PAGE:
We caught what was supposed to be a direct overnight bus from Cusco to Copacobana (Bolivia), ending up with a 2 hour stop over in Puno at 5.30am. Bolivia is much higher elevation wise than Peru  and the altitude increase, combined with our tiredness made the short 10min walk up hill to our hostel pretty exhausting. After a shower and some disappointing cold food from the hotel restaurant we decided to venture out and explore the town. Climbing up the hill behind the hostel for a view out over the city took a lot more effort than looking at it made us think it would, so we spent a bit of time relaxing at the top getting our breath back.

The view from the top was pretty spectacular but it was really sad to see again that even though it is a local religious point there is little respect for the environment, with plastic bottles and other rubbish thrown over the edge. The long golden sand beach here inspired the Brazilians to name their now much more famous Rio de Janeiro beach after it.

I had a bit of a moment where I still couldn’t believe that we were actually engaged and that Ty really wanted to spend the rest of his life with me, after so many years of complete refusal to discuss the matter. But after a bit of a chat he made me realise that while the word marriage and a wedding are still a bit of a challenge for him, he came to acknowledge that a celebration of the fact that we are going to spend our lives together is more symbolic than anything and that it is something that I needed to understand his commitment to me and the outside world needed to understand what our relationship means. I was glad that we sat down and talked about it as I really wanted to be excited but uncertainty had been holding me back a little bit.
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Ty looking out over Copacobana
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Looking across Lake Titicaca
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Bull costumes
We had heard a lot of fireworks and music from the top of the hill and wandering back into town we went to see what was going on. It turned out there was some kind of festival going on, although we couldn’t find anyone who could explain really what it was for but we think it was for some saint. Lots of locals were dressed in different costumes, dancing and playing instruments and parading through the streets. Arriving at the main cathedral it also seemed like it was some kind of competition as the dancers were performing in front of what looked like a panel of judges. It was really cool to watch and see the time and effort that had gone into some of the costumes. My favourite were the ones who had dressed up as bulls!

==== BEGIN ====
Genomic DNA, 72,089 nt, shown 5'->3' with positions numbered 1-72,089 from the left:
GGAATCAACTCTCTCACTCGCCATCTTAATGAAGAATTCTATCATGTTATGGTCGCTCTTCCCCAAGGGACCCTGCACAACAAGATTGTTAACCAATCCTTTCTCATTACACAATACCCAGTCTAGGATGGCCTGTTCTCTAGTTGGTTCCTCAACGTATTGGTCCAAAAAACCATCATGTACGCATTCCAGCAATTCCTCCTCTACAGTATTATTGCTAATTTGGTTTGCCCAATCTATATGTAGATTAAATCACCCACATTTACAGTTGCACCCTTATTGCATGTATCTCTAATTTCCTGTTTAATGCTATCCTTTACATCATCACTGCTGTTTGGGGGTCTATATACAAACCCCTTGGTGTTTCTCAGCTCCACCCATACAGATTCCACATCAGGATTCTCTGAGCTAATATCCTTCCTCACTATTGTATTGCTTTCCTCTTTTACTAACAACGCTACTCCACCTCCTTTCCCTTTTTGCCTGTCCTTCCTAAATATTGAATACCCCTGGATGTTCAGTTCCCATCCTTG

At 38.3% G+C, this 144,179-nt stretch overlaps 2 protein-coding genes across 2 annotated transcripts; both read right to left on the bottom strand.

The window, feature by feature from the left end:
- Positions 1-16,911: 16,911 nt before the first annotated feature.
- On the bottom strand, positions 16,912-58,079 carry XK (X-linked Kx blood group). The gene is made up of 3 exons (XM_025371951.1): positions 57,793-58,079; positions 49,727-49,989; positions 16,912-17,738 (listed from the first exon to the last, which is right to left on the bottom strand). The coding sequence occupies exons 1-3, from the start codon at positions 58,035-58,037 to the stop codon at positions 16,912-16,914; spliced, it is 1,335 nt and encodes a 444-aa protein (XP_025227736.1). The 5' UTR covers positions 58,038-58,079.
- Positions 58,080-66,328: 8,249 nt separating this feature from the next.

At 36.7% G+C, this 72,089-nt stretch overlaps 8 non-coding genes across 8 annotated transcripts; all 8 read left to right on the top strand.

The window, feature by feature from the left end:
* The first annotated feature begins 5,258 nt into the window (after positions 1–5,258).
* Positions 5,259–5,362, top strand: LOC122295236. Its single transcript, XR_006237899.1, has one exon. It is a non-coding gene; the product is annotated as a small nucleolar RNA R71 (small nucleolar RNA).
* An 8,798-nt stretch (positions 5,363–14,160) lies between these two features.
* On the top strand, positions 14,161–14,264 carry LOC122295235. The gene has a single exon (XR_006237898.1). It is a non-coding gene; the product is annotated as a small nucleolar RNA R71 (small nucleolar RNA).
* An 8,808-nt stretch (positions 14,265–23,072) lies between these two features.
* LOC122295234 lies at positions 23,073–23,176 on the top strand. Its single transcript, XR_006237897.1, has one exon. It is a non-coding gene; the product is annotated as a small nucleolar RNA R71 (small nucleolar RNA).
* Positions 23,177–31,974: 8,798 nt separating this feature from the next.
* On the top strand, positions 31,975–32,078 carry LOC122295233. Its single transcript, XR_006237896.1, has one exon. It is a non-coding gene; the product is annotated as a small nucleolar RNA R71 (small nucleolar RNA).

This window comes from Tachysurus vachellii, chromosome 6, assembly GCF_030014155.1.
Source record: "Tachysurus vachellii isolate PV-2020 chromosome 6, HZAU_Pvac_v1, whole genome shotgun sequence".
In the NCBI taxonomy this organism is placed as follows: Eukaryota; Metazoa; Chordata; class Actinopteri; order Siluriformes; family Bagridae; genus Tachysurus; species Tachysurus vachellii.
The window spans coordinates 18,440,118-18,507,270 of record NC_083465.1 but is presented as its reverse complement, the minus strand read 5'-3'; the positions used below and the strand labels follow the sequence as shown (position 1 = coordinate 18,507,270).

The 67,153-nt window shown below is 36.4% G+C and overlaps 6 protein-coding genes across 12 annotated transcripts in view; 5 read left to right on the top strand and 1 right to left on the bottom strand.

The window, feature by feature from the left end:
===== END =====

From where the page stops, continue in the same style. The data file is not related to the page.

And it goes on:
The next morning we got up really early to head out to Isla Del Sol, the origin of the Inkan Empire, for the day. We managed to bargain our tickets down to 30 bolivianos return for one of the bigger boats and after a delicious breakfast we headed to the wharf to board. 2 boats were heading out but as per usual on this trip things weren’t quite as expected as our boat ended up being the one with only one (partially working) engine instead of 2 healthy ones, meaning the 2 hour trip became 3 hours of everyone getting high on the petrol fumes. We were really glad when we finally arrived at the North of the island!
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South Village on the island
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Sitting up top this time!
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Snowy hills in the distance
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Ruins and beautiful blue water of Lake Titicaca
We met a really interesting Irish girl called Kate on the boat who we ended up spending the day with. Starting in Tibet, she has spent the last 2 and a half years cycling around the world for charity and had some crazy stories to tell! After checking out the ruins in the North of the Island we did the cross island walk to the South to catch our ferry back to Copacobana (fortunately on the one with 2 engines this time – although we decided to sit on the roof just incase fumes were still an issue!).

Back in Copacobana we picked up our bags from the hostel and headed down to catch a bus onto La Paz. We had asked the day before how much it cost and been told for a local bus it was 15 bolivianos and 25 for the tourist bus. Almost every other bus on this trip we have just rocked up to the station on the day and hopped on, but what we hadn’t realised was that because of the festival the day before there were literally hundreds of people trying to get out of Copacobana and all of the buses were booked out and the companies were taking advantage of the demand by hiking up the prices! Standing around with a few others for about half and hour umming and ahhing about what we would do – we really didn’t want to pay 50B for a collectivo but none of us really wanted to spend one more night either – finally a local lady came up to us and said there was a bus which had space – although we had to pay double the rate at 30B for it we didn’t care and jumped on board before anyone could take our seats as there were plenty of frustrated locals hanging around as well. 

Next stop: La Paz
 





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